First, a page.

When I opened the old leatherette camera bag, two small aluminum canisters with bright orange lids spilled out, each about the size of a spool of thread. Their weight felt familiar in my hands; the knock of the 35 millimeter film inside was like an echo from the past. Each roll of Kodachrome had been exposed, waiting to be developed for many years.
In the old days, I knew how to mix the chemicals and make a print on paper from a negative in a darkroom. But those chemicals and enlargers are long gone. You can still get film developed. A drug store in our little town does a lively business at it, because as a clerk explained to me, “A lot of our older customers just don’t like digital cameras.”
Even though I use and love my digital cameras, I understand their feelings. Unlike today’s digital cameras, which divide the world into microscopic dots, each with a number assigned by a computer, film captures light through a chemical process. It has almost physical contact with a moment in time. But now these rolls of film have sat for years inside the old bag. I don’t know if it is possible to develop them or if I should even try.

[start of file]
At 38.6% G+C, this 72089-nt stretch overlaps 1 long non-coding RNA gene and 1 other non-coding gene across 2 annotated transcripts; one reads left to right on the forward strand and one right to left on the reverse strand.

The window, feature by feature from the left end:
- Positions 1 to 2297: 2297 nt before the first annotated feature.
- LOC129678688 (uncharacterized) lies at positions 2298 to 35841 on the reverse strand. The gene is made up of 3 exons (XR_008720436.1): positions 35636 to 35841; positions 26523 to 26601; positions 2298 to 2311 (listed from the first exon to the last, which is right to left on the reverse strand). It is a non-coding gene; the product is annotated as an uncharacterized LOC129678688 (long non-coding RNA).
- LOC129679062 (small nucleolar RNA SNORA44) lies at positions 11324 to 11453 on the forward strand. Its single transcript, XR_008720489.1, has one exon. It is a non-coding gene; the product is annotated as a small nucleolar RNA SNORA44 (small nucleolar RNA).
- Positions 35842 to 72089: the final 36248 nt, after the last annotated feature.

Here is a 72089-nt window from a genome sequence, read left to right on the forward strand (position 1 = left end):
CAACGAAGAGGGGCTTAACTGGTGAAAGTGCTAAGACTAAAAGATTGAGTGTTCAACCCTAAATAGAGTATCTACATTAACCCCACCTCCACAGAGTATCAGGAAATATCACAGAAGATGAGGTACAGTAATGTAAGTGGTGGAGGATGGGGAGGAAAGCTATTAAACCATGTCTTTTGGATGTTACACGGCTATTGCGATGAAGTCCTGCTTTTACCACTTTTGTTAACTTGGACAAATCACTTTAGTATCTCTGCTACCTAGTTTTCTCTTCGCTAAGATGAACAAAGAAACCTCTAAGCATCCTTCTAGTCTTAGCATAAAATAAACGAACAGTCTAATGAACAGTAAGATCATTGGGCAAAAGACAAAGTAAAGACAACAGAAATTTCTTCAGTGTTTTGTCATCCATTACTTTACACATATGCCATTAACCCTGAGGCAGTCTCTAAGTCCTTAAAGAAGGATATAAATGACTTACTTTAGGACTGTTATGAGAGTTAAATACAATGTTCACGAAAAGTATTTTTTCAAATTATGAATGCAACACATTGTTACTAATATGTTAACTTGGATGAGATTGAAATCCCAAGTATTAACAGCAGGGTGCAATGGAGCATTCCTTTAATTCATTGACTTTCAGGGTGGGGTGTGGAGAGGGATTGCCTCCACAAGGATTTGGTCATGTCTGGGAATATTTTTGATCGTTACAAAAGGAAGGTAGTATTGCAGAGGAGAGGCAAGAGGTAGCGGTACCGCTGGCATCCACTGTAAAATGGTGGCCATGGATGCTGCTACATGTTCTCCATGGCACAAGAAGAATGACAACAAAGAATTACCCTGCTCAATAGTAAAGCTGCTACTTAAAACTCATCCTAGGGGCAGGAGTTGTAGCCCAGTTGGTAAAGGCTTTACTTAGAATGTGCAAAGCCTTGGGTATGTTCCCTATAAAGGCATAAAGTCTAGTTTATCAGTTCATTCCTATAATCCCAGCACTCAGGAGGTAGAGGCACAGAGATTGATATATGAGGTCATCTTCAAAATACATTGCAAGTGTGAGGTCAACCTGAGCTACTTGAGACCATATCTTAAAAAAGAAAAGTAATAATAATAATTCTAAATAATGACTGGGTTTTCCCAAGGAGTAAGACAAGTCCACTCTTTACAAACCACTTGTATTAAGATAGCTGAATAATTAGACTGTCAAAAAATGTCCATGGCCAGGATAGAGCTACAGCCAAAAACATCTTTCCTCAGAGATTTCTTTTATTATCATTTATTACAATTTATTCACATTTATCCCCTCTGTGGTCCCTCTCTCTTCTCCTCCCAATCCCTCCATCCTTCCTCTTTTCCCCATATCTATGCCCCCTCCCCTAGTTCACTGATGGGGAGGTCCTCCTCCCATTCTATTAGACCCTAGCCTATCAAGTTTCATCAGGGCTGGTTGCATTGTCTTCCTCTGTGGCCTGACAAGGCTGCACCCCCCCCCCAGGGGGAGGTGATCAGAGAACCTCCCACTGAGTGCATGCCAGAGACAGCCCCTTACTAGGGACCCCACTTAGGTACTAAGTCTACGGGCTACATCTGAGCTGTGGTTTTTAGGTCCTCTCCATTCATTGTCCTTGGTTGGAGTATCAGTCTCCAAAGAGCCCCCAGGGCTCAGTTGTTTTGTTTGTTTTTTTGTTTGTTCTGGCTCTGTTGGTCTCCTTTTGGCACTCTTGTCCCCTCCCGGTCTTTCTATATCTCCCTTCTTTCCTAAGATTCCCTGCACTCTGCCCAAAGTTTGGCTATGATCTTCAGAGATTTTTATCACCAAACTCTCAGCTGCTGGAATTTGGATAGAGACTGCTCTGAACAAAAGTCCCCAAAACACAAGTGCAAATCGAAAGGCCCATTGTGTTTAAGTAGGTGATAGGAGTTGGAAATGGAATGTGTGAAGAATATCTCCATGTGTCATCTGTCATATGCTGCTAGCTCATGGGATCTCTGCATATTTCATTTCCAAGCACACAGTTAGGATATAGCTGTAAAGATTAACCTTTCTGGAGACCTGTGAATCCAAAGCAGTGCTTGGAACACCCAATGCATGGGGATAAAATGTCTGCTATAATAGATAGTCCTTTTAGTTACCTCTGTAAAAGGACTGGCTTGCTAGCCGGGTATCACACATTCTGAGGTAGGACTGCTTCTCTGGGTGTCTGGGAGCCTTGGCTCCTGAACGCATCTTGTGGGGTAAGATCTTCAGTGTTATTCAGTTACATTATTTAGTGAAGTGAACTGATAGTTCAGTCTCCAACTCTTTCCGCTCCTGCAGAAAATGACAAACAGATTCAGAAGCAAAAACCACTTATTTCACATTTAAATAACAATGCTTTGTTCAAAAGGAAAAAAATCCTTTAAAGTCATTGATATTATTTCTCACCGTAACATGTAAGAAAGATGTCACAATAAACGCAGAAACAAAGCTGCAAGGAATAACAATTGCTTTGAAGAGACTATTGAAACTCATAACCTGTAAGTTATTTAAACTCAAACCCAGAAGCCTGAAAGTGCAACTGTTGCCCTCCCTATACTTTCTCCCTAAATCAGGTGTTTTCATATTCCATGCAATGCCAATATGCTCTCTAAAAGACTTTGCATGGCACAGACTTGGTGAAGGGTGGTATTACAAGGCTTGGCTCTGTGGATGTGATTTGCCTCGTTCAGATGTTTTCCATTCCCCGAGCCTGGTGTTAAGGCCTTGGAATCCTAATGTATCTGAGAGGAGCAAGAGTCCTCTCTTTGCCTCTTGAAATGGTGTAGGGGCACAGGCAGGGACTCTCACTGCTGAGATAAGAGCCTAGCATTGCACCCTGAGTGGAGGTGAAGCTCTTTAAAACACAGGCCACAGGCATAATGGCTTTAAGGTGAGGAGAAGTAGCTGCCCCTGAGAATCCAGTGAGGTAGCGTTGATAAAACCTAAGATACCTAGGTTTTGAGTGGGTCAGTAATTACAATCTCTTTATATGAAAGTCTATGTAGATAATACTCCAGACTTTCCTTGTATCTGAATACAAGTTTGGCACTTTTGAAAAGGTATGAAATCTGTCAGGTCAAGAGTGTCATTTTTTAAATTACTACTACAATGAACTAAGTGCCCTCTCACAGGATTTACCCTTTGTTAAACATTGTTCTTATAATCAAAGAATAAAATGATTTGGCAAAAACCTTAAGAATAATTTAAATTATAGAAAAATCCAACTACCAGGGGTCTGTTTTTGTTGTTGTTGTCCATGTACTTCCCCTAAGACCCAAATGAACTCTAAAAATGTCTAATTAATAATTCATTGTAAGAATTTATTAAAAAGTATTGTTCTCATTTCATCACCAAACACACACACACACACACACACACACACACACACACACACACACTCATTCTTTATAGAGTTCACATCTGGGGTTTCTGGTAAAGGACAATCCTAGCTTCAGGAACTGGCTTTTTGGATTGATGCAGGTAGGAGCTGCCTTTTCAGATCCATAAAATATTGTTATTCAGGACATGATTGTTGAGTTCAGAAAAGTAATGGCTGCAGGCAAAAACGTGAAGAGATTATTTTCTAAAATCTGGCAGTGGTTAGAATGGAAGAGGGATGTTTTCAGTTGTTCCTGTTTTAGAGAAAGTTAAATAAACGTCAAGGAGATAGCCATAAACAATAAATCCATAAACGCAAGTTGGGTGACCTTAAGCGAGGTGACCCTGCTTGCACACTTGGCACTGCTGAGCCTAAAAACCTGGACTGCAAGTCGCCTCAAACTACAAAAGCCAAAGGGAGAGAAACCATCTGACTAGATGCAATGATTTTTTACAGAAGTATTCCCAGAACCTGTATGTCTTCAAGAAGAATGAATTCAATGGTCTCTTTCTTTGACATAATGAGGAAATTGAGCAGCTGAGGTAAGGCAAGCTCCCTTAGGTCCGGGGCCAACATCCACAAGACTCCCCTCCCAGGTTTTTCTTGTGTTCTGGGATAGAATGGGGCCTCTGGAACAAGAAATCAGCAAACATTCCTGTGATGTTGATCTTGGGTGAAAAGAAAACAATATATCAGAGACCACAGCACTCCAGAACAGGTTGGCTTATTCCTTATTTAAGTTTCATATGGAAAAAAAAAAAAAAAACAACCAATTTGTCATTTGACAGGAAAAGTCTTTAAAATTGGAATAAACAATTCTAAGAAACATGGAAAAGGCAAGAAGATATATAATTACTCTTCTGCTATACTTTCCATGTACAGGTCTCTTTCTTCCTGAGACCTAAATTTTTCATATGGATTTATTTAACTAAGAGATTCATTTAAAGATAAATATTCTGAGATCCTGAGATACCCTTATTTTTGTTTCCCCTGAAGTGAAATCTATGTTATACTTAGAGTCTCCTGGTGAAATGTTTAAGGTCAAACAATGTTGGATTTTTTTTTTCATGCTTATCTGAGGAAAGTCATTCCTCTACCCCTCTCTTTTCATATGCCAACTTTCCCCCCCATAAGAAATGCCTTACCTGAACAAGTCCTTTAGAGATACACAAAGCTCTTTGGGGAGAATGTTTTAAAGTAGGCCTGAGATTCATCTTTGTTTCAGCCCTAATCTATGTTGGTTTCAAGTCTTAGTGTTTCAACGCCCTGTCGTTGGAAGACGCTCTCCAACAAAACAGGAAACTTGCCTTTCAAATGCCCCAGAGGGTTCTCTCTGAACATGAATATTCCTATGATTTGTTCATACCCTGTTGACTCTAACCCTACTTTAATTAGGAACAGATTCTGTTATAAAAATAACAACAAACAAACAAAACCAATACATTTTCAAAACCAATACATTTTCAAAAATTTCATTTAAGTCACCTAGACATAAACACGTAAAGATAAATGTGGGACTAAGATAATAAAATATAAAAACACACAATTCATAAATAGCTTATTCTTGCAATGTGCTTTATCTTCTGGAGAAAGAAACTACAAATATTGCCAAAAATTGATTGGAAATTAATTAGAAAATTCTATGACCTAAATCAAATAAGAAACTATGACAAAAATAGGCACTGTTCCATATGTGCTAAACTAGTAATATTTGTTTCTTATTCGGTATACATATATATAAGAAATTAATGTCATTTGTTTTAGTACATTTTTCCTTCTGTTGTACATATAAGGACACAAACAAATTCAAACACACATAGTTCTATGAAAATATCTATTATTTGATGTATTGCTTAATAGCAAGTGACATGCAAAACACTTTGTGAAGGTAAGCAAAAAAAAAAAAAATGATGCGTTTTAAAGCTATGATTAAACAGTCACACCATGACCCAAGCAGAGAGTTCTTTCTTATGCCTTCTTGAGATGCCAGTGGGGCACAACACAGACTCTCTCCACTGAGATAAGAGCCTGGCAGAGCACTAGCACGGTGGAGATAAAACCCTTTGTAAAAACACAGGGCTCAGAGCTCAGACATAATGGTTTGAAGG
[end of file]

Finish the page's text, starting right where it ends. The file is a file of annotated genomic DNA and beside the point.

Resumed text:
The old man who owned and shot this film is long gone, and I never knew him. If he had family, I don’t know why they didn’t want his cameras or discover this undeveloped film. What bit of light left on the film is mystery: Perhaps there are moments in which someone he knew and perhaps loved paused and smiled into the lens; a sunset sparkling off the Gulf waters; people gathered for an event no longer in anyone’s living memory but for the curious mixture of light and not-light settling on the film’s surface for just a fraction of a second. Just enough time to create an indelible image, if only in the imagination.
The Old Man can be found teaching vocabulary to his gun dog in the back yard of the Old House and occasionally typing his ridiculous and profane thoughts on an old Underwood typewriter.